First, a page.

English Proficiency in Viet Nam: Giving Credit Where Credit’s Due

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Courtesy of VietnamNet Bridge

An article entitled What is the real English profiency level of Vietnamese? (yes, the word “proficiency” was misspelled) recently graced the Internet in Viet Nam with this description:  While an education organization has ranked Vietnam in the seventh position among 21 Asian countries in proficiency of English, some experts call the result ‘flashy’, saying it does not reflect the real situation of English learning and teaching in Vietnam.

Of course, no one survey can provide an accurate overall picture of the state of affairs of whatever it is measuring.  It is but a snapshot, an impression, a baseline for comparing an apple in Viet Nam, in this case, English proficiency, with the same apple in other countries.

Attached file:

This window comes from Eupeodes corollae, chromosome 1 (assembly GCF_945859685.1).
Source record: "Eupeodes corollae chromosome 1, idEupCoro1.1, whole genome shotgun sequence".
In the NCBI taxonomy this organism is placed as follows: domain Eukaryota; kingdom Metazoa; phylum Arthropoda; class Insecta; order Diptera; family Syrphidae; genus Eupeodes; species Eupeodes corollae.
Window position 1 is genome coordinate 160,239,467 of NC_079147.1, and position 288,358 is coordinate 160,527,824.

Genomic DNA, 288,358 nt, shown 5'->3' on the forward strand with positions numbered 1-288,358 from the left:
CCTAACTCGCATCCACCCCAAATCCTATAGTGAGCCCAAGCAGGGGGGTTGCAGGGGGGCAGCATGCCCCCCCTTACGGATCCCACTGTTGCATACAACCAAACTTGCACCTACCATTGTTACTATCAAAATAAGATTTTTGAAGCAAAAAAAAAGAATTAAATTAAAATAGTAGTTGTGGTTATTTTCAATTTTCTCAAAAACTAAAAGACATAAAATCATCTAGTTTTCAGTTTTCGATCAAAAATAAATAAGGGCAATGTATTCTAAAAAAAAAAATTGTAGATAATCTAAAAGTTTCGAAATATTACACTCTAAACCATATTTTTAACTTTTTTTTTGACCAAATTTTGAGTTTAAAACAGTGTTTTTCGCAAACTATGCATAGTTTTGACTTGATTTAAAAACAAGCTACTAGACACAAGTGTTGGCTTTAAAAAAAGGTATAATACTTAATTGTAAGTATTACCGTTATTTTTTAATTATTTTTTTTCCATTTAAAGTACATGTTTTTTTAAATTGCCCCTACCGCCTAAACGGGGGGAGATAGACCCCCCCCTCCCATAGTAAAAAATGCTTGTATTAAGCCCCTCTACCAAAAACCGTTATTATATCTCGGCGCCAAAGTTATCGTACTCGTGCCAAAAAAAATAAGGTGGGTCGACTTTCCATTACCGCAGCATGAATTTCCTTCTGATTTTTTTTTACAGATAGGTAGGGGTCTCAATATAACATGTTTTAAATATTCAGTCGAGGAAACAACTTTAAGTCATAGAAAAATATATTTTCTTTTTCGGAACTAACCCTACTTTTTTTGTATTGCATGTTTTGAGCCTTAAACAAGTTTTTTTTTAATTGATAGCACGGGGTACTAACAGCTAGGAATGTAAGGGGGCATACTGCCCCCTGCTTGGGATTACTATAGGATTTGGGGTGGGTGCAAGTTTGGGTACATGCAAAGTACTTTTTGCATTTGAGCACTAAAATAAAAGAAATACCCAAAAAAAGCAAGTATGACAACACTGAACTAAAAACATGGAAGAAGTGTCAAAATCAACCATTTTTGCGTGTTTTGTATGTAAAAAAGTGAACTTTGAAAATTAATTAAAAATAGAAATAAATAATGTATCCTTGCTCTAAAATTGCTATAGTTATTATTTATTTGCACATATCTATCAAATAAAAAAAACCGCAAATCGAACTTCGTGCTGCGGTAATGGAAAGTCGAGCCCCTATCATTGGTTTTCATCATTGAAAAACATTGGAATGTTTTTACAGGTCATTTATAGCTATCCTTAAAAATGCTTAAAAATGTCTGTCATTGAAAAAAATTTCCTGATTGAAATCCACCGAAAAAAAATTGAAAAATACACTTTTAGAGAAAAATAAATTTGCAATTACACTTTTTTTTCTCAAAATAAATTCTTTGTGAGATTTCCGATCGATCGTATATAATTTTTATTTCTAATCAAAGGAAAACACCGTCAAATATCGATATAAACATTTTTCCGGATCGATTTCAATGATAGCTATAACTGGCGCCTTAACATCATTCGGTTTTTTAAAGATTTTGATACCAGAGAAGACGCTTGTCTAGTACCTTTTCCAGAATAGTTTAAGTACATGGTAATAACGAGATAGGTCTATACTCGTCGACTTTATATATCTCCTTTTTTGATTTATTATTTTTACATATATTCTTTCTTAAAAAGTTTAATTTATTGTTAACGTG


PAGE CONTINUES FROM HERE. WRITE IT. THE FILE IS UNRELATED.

Yes, there are many students who are not performing well in English, based on high school final exam results.  Yes, many employers complain that most university graduates cannot communicate fluently in English.  Yes, English language instruction methodology in Viet Nam is archaic.  And, yes, there are too few opportunities for many students to practice what they learn in the classroom.  

According to the article, the EF ranking “shows the high readiness of Vietnamese youth for global integration,” an assertion I happen to agree with and that I bear witness to on a daily basis.  Interest in studying English is at peak levels and while much of the instruction is not of the highest quality in terms of teacher quality, methodology, curriculum, and materials, growing numbers of student find a way, including by taking advantage of a plethora of online resources.  

English as an Official Language?  

There’s even been talk about making English an official language in Viet Nam?  Such is the level of enthusiasm about English.  Why?